Don’t get me wrong — the Resi remake is a stunner, a fantastic thrill ride that pares away some of the campier moments from the original and hones it into a leaner and tighter affair.
Still, as 2023 trickles away I’ve been left feeling mighty sorry for the team at Motive Studio, because Dead Space has been overlooked by way too many awards shows and publications — thankfully the Push Square Game of the Year list did the smart thing and included it.
It’s not just overall honours that I think Dead Space merits — this was a crazy year for gaming releases, so it’s no disgrace for it to fall lower in some people’s estimations, but from a presentation point of view I’m surprised by its snubs.
The game’s audio is superlative, for one thing. I play pretty much every PS5 game I touch with a headset, and I can’t think of many gaming atmospheres this year that chilled me more or were more consistently evocative than Dead Space’s hulking, echoing, and clanking USG Ishimura.
Before its release Motive shared behind-the-scenes looks at how it was working on audio so that doors and corridors authentically bent sound so that you could just hear scratching and stumbling enemies early enough to ratchet up the tension. I can attest to their success — I was scared witless at multiple points.
It’s not just sound, though; this is a stunner of a current-gen title in a year that has finally seen the PS4 drop out of the running on most releases. Its updated Ishimura is full of detail and horrific gore, but it’s the lighting that truly shines.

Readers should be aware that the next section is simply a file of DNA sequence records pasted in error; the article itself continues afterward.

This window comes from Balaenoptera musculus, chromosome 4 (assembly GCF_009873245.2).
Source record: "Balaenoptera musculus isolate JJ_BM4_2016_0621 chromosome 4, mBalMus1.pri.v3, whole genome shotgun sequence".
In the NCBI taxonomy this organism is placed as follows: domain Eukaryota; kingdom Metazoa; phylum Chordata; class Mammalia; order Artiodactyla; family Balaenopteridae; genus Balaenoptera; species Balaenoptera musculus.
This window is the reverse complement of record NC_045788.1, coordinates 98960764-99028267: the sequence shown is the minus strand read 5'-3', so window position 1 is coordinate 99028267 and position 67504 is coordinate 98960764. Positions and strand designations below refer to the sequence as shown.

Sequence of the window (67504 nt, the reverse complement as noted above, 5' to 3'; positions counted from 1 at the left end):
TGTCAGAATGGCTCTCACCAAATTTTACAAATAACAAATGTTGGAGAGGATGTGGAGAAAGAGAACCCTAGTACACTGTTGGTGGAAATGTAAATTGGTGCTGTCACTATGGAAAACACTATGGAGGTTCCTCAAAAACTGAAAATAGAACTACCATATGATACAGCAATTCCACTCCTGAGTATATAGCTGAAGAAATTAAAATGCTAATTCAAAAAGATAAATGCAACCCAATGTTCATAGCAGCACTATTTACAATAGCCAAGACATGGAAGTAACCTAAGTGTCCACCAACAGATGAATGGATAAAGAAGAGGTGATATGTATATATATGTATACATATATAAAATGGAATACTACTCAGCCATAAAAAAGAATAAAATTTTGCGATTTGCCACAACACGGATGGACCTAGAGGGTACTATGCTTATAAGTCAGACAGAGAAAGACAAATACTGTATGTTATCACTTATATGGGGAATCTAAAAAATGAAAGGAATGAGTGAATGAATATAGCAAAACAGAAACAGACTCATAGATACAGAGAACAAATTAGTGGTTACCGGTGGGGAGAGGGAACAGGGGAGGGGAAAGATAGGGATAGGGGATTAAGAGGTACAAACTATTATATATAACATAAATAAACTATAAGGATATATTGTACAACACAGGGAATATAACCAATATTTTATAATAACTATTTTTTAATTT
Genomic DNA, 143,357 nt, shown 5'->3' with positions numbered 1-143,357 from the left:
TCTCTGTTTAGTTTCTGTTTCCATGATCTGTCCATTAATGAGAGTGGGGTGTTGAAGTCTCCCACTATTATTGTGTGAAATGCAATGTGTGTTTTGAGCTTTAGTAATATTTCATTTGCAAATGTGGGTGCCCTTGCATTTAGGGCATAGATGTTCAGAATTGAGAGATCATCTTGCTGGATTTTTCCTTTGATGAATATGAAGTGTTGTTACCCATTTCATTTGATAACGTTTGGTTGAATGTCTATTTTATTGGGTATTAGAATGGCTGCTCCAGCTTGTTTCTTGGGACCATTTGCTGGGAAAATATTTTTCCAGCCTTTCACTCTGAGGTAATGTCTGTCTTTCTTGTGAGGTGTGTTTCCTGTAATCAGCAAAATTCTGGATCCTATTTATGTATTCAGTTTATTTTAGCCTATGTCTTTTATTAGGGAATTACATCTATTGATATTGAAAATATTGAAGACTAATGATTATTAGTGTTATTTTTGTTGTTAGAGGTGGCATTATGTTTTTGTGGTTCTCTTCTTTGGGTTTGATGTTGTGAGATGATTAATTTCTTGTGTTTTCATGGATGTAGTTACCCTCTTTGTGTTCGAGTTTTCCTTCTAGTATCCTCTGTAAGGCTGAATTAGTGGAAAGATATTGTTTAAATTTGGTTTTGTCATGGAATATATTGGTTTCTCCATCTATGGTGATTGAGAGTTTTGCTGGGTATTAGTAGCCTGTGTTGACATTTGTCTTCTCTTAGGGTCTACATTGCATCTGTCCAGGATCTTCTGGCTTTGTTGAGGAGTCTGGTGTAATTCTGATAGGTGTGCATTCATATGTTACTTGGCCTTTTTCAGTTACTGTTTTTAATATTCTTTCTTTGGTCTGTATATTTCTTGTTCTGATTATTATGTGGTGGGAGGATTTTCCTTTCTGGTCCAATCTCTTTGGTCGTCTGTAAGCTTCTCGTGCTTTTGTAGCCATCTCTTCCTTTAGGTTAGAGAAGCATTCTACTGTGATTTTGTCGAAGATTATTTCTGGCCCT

From the lone blue-green sheen of Isaac Clarke’s helmet lights to the yawning and spinning yellow beams of emergency lights, every time you enter a new part of the ship you’ll be greeted by a new wave of dread over what awaits you. That might mean yawning hangars full of floating tools or tight crew quarters, each bunk threatening a Necromorph.
It might have stuck a lot closer to the source material than Resident Evil 4, but Dead Space also made at least one major, bold choice, by giving a voice to Isaac Clarke and having him far more actively participate in the story.
It paid off, too, with a more human anchor in the middle of the maelstrom of blood and bone that starts to overcome you as the game goes on, and actor Gunner Wright putting in some sterling performance work to make Isaac less of a blank space than in the original game.
With shooting that feels at its heart the same as it did when the original came out (that is to say, chunky and memorable), it’s a hell of a package, so it’s been a little sad to see it run out of oxygen in such a packed year.
Widespread awards recognition isn’t everything, though — Dead Space’s 2023 remake has effectively resuscitated a series that was on life support before. The team at Motive Studio has made it clear it'd like to work on a similar update to Dead Space 2, and everything about its effort this year suggests it should absolutely get that chance.
There’s no shame in being just a hair’s breadth less beloved than a game as wildly successful and iconic as Resident Evil 4 — so if you’re looking for another horror fix to round out the year, don’t sleep on Dead Space, whatever you do.
Are you too disappointed to see Dead Space be a little forgotten about when it comes to Game of the Year accolades? Let us know in the comments below.